Home' Trinidad and Tobago Guardian : April 22nd 2015 Contents GEISHA KOWLESSAR
Cuban doctors are working
closely with their T&T coun-
terparts to have the Cuban
drug, Heberprot-P, registered
in T&T to assist in the fight
So said Cuban ambassador
Guillermo Vazquez Moreno dur-
ing his feature address at a
luncheon in Port-of-Spain yes-
terday hosted by the Rotary
Moreno said the product was
already registered in all the clin-
ics in Cuba and was key in
rebuilding cells negatively affect-
ed by diabetes.
"It regenerates the affected
skin and is registered in certain
European countries and other
parts of the world and we are
working with the Minister of
Health to register this product
"It has improved the quality
of life of the persons who have
taken this medicine. Diabetes
have been increasing all over the
world," Moreno said.
Asked when would the drug
be approved for local use he said
it was still a work in progress.
Regarding bilateral relations,
Moreno said those were going
smoothly in accordance with
the relationship that existed
between Cuba and T&T.
"The newly-signed agreement
in the field of tourism as well
as advances in the agreement in
culture sphere will reinforce the
economic and trade links.
"There exists good co-oper-
ation in the field of medicine
and sports. There are more than
300 Cuban collaborators work-
ing in the various regions of
Trinidad and Tobago," Moreno
Regarding the embargo placed
on Cuba, he said the economic,
commercial and financial sanc-
tion applied in full force caused
losses and shortages to Cubans
and was the key obstacle to the
development of its economy.
"It constitutes a violation of
international law and its extra-
territorial scope affects the inter-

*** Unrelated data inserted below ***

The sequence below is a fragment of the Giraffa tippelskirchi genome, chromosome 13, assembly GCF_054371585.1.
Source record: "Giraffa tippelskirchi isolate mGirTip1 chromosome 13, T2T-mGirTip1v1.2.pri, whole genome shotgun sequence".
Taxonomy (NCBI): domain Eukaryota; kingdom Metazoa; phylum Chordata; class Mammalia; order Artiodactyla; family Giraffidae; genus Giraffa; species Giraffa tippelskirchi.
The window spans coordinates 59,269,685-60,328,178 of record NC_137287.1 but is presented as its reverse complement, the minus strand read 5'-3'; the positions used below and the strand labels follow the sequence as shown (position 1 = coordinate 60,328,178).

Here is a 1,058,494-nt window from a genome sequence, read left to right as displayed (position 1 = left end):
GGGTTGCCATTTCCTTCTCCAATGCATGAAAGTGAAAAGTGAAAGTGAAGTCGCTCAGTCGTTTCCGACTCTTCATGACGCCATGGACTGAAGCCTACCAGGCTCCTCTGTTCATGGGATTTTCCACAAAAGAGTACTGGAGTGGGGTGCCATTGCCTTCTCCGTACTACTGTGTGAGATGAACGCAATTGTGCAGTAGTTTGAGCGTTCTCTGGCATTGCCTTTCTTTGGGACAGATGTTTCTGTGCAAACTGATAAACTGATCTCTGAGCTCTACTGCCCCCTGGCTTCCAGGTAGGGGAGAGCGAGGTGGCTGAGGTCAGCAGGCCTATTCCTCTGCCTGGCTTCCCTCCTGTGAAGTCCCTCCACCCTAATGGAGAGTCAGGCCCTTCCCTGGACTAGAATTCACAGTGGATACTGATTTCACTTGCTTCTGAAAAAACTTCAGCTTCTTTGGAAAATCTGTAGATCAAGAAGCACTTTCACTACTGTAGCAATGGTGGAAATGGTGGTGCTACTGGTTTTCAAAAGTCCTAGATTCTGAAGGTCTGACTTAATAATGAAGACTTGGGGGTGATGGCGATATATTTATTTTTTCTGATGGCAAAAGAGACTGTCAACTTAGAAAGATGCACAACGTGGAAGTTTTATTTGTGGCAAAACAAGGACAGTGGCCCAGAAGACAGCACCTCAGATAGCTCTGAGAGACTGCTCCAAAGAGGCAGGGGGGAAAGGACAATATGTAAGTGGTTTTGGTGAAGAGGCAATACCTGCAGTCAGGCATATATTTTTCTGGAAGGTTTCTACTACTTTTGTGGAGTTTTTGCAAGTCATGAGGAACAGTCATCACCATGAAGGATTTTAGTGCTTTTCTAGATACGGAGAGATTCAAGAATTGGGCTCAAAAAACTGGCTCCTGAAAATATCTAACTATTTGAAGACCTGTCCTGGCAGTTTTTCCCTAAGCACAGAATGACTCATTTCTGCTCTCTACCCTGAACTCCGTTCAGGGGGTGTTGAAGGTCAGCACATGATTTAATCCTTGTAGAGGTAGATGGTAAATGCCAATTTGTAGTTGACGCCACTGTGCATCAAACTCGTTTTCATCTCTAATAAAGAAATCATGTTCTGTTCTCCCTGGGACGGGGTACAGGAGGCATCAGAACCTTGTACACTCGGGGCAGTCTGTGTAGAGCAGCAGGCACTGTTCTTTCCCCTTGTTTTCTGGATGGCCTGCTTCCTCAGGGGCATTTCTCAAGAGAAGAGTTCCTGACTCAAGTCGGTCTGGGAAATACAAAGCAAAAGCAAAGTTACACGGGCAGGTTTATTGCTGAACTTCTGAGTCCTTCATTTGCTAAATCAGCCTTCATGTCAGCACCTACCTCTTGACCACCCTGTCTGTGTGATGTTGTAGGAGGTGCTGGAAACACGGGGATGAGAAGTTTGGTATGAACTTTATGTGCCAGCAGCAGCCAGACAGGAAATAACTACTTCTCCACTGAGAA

ests of all states.
"The near unanimous vote in
the UN for many years running
is no accident. We are contin-
uing to strive for the removal of
the blockade, for which we are
counting on the solidarity and
support of all peoples of the
world, including the Caribbean,"
Contacted yesterday Health
Minister Dr Fuad Khan said the
registration of the drug depend-
ed on the Food and Drug
"They have their own systems
to determine approvals and
when they are finished only then
could the drug be registered. I
have been looking at the matter
and have been in the process of
fast forwarding the process,"
Wednesday, April 22, 2015 www.guardian.co.tt Guardian
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A master crochet designer who
suffered significant disabilities,
including the inability to have
sexual intercourse with her hus-
band, after she slipped and fell
in a supermarket in Arima in
2008 has been awarded
$360,000 in compensation.
Judgment was awarded in
favour of Ferosa Harold, of Recre-
ation Street, Arima Old Road,
Mausica, Arima, before master of
the High Court Martha Alexander
in the San Fernando High Court.
Harold, represented by attorney
Robin Ramoutar, had brought
action against ADM Import and
Export Distributors Ltd following
the incident on December 9,
At a pre-trial review on July 6,
2011, Harold got judgment on lia-
bility against ADM Distributors.
Her damages were sent to a mas-
ter to be assessed.
Master Alexander on April 17
ordered ADM Distributors pay
Harold $60,000 in general dam-
ages with interest at the rate of